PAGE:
New South Church at the corner of Summer and Bedford Streets in Boston, around 1855-1868. Image courtesy of the Boston Public Library.
The scene in 2015:
Not to be confused with the Old South Meeting House, or the New Old South Church, this church at the corner of Summer and Bedford Streets was known as the New South Church. It was octagonal in shape and made of granite, and it was designed by Charles Bulfinch, a prominent early American architect who designed a number of buildings in Boston, including the Massachusetts State House, the expanded Faneuil Hall, and Boylston Market.
When the church was completed in 1814, this neighborhood in the present-day financial district was an upscale residential area. A few block away on Franklin Street was Bulfinch’s famous Tontine Crescent, and here on Summer Street there were also a number of high-end townhouses. Daniel Webster lived in a house at the corner of Summer and High Street, just a few steps back from where these photos were taken, and although he died before the first photo was taken, this would have essentially been the view he would have seen whenever he left his house.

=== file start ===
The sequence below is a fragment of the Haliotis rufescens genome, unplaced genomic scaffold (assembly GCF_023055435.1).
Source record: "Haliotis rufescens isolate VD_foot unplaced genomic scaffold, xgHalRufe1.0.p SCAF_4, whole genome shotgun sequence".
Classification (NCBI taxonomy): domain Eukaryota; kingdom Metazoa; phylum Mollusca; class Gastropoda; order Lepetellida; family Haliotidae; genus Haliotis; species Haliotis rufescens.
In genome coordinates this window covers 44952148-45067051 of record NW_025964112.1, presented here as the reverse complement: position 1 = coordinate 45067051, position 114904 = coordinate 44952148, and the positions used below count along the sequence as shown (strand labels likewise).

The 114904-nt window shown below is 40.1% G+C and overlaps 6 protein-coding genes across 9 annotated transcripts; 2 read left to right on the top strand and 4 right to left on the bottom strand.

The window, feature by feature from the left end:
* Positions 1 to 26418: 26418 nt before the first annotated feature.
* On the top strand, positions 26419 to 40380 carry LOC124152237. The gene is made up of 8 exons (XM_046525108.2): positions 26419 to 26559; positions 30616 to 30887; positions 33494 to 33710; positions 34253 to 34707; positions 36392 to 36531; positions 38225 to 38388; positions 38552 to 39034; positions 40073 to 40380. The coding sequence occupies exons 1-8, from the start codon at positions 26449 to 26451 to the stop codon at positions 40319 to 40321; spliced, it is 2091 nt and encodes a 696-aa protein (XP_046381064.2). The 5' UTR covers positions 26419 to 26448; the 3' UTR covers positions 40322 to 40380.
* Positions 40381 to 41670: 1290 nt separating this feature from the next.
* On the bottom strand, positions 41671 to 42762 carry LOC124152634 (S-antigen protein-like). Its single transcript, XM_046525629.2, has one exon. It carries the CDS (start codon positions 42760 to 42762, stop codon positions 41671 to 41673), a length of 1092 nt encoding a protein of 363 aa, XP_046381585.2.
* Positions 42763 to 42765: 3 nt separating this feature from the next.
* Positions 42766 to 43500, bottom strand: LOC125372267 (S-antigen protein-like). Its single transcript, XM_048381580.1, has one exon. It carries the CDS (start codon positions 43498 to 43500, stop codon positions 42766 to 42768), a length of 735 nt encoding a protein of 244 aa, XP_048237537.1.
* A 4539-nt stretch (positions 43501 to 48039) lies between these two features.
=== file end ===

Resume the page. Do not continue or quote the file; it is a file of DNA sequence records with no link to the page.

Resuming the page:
By the 1860s, though, Boston was running out of land, and this area was eyed for redevelopment. Most of the townhouses were taken down as the neighborhood shifted from residential to commercial, and in 1868 the New South Church was also demolished and replaced with a bank. The new building didn’t last long, though; it was destroyed in the Great Boston Fire of 1872, and the present-day Church Green Building was completed the following year. Although the historic church is long gone, its eventual replacement has become historic in its own right. Despite being in the heart of the Financial District, it has survived for nearly 150 years, and it is now listed on the National Register of Historic Places.